The Papua New Guinean-Australian relationship is at the forefront of the 2020 Defence Strategic Update.  Situated within Australia’s area of most direct strategic interest, the update directs that Australia must be capable of building shared regional security.  As a result, inter-Defence relationships are essential [1].  Within a multicultural melting pot of national tribes, international cultures, economic classes and political pressures, it is the approximate 2,500-3,000 men and women of the Papua New Guinea Defence Force (PNGDF) that contribute to our near region stability as well as support PNG’s own national interests.  Alongside them are ADF/APS personnel who are permanently stationed in PNG as part of the Defence Cooperation Program (DCP).  The DCP has been a mentoring partnership since PNG’s independence in 1975 and, as the 2020 Defence Strategic Update suggests, will continue long into the future. 

In 2020, I was fortunate to deploy to PNG in support of their national COVID-19 response and witness firsthand how the PNGDF, with Australia’s support, contribute to the overall regional stability that both nations benefit from.  The PNGDF’s strength is its people as the soldiers are keen to serve and eager to learn new skills. It is reported the Government and senior commanders have a desire to grow the PNGDF to 10,000 by 2030 [2]; however, resources and funding is limited, digital connectivity and formalised training for non-Arms Corps is lacking, and consistent availability of equipment is problematic.  The real success story I witnessed came not from the DCP’s allocation of Australia’s official development assistance (a combined $596m for FY20-21) [3], but from the day-to-day support and mentoring provided by ADF/APS staff in country.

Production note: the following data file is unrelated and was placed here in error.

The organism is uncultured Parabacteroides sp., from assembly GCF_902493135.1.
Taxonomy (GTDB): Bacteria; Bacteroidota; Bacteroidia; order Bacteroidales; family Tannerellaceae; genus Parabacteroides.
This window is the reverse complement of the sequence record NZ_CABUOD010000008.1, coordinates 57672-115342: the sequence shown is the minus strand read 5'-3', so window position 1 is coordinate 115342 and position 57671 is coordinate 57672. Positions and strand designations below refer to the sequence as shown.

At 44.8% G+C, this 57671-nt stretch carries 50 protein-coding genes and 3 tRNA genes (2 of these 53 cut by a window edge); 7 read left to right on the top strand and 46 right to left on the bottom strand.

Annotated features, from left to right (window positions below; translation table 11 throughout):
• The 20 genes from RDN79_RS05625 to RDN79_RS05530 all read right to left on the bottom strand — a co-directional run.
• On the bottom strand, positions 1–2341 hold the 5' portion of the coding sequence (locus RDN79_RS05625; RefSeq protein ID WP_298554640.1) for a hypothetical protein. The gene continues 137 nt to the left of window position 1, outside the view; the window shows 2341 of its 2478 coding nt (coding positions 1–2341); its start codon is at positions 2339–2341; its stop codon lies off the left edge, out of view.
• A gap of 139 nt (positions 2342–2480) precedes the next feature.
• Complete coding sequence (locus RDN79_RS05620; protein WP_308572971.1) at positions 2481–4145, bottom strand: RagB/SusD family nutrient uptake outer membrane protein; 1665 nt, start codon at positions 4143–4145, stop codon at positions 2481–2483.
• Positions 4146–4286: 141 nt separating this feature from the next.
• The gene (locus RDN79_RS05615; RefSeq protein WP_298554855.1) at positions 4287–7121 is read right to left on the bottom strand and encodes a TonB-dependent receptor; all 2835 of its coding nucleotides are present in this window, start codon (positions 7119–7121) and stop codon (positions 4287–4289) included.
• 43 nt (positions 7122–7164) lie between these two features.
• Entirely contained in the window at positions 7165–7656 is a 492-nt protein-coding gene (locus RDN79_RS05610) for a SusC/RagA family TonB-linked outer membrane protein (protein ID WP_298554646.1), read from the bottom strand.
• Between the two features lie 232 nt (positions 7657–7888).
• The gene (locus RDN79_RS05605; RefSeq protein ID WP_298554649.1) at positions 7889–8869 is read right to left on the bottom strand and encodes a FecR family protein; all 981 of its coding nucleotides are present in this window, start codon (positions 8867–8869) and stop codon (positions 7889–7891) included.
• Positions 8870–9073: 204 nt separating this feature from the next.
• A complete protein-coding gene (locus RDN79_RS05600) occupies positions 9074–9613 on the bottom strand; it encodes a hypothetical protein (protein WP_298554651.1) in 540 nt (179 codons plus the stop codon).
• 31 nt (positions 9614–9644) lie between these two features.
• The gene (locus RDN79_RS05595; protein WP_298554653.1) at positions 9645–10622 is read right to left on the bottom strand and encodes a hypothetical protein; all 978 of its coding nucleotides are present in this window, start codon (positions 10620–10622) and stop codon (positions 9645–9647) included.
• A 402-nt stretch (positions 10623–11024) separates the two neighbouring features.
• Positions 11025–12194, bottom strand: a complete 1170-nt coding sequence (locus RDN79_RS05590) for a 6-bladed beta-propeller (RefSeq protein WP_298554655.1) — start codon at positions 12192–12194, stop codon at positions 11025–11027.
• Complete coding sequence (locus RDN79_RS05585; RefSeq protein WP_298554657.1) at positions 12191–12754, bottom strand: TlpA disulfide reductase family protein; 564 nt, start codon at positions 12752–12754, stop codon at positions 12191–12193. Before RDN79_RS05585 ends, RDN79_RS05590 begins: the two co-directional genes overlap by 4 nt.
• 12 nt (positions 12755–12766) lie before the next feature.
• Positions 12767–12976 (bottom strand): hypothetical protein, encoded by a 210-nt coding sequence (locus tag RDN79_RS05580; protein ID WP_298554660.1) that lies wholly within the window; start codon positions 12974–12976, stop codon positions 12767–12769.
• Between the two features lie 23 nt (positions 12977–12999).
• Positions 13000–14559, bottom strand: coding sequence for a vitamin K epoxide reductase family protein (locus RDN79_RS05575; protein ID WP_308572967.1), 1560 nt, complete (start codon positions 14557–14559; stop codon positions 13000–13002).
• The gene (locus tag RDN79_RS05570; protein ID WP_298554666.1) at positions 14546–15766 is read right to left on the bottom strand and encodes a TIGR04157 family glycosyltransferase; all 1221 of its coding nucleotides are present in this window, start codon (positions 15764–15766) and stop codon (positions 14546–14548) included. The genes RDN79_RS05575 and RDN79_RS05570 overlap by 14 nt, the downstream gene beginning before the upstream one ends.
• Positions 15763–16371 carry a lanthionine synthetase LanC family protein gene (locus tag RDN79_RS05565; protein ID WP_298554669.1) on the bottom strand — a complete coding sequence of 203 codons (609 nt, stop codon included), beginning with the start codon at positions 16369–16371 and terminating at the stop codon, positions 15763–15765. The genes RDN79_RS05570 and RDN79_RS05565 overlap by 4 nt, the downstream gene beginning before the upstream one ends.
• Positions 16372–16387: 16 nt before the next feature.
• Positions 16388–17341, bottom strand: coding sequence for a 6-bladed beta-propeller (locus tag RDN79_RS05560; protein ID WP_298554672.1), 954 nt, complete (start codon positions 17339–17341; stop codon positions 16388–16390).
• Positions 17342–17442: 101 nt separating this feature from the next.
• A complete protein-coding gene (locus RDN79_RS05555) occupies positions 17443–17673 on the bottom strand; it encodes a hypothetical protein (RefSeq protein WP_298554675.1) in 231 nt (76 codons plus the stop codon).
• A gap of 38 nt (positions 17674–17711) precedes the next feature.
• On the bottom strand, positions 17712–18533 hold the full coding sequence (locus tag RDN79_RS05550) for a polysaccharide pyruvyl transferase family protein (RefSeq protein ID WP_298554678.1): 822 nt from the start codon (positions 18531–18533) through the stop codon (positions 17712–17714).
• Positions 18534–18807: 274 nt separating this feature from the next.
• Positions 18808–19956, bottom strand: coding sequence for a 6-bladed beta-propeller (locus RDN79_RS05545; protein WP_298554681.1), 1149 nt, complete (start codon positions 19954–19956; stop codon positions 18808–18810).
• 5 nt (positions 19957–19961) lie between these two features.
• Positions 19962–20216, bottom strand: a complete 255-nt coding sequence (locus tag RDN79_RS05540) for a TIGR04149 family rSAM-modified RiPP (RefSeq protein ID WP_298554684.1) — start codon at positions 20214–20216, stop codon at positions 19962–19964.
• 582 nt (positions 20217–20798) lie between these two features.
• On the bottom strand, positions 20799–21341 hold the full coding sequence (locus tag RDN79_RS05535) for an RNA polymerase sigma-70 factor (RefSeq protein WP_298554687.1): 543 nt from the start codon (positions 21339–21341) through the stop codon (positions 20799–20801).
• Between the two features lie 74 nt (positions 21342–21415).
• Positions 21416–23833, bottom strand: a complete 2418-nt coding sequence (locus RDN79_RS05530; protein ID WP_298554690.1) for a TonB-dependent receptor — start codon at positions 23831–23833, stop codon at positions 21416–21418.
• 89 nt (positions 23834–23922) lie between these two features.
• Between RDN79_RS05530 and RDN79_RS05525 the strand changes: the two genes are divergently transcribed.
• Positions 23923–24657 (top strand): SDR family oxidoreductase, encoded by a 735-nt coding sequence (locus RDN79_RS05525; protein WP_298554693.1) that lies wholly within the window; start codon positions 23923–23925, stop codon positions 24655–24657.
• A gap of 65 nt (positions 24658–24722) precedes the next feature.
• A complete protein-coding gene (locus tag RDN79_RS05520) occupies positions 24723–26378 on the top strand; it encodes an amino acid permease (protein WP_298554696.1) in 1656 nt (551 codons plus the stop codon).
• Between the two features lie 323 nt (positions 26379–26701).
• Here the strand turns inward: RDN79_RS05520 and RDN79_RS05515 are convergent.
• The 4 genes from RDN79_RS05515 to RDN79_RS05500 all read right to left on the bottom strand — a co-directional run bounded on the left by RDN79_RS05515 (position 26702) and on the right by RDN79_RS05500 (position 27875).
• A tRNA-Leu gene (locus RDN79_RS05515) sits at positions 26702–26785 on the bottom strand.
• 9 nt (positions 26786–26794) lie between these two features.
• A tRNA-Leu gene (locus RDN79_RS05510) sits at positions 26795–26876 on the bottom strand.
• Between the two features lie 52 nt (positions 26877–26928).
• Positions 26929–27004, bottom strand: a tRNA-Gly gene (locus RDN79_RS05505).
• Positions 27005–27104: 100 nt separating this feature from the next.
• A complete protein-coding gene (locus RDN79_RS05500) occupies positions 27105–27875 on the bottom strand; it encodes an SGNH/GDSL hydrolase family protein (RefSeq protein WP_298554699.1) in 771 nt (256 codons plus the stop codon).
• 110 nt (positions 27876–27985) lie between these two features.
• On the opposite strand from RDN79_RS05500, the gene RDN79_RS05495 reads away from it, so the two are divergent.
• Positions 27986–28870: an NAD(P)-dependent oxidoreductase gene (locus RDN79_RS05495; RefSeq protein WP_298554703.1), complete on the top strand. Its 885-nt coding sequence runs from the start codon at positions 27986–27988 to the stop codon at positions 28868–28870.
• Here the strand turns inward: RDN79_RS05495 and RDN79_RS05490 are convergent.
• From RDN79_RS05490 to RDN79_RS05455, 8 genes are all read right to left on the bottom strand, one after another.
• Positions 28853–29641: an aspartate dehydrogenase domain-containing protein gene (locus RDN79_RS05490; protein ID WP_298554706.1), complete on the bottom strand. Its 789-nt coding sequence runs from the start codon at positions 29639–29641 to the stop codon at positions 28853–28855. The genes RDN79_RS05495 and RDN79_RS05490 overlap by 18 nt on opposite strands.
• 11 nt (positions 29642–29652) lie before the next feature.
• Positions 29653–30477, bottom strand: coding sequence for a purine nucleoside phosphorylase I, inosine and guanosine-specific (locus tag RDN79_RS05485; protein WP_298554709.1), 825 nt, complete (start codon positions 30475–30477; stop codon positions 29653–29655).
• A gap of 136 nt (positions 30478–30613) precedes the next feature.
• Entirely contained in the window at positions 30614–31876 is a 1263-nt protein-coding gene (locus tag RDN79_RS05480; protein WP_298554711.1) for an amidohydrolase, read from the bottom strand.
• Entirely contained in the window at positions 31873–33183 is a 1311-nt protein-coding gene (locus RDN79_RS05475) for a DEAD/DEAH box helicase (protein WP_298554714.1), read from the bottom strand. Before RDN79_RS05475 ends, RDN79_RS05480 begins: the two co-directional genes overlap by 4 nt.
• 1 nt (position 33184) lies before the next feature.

Relationships come first

Whilst a recurring lesson, and well covered by other authors and contingents [4], all successful mentor/mentee relationships are built on; a foundation of respect for each other, the mentor understanding how the mentee best assimilates information, and a common understanding of what the mentoring is trying to achieve [5].  The last point is a balance between what is perceived to be required from both parties; the mentor does not always know what’s best.  Islander nations seek much deeper community connections than commonly seen in Western nations.  This requires more effort and time, potentially weeks, from the mentor to build these deeper connections. 

Enforce the basics, build leadership

A happy home, makes a productive soldier.  PNGDF soldiers are capable of some amazing feats; small teams able to unload hundreds of pallets by hand, hunt for their own food whilst on border protection patrols, and maintain huge barracks with only hand-tools and elbow grease.  Hindered by unreliable public transport, disruptions to salary payments, rationing and accommodation, as well as continual exposure to societal health and crime issues, for most soldiers simply arriving at work is an achievement.  Reward and show appreciation for basics done well, such as; regular attendance, looking after equipment and work areas, and attempts to plan and forecast.  PNGDF personnel who show natural abilities in these areas should be fostered into future leaders or more demanding positions.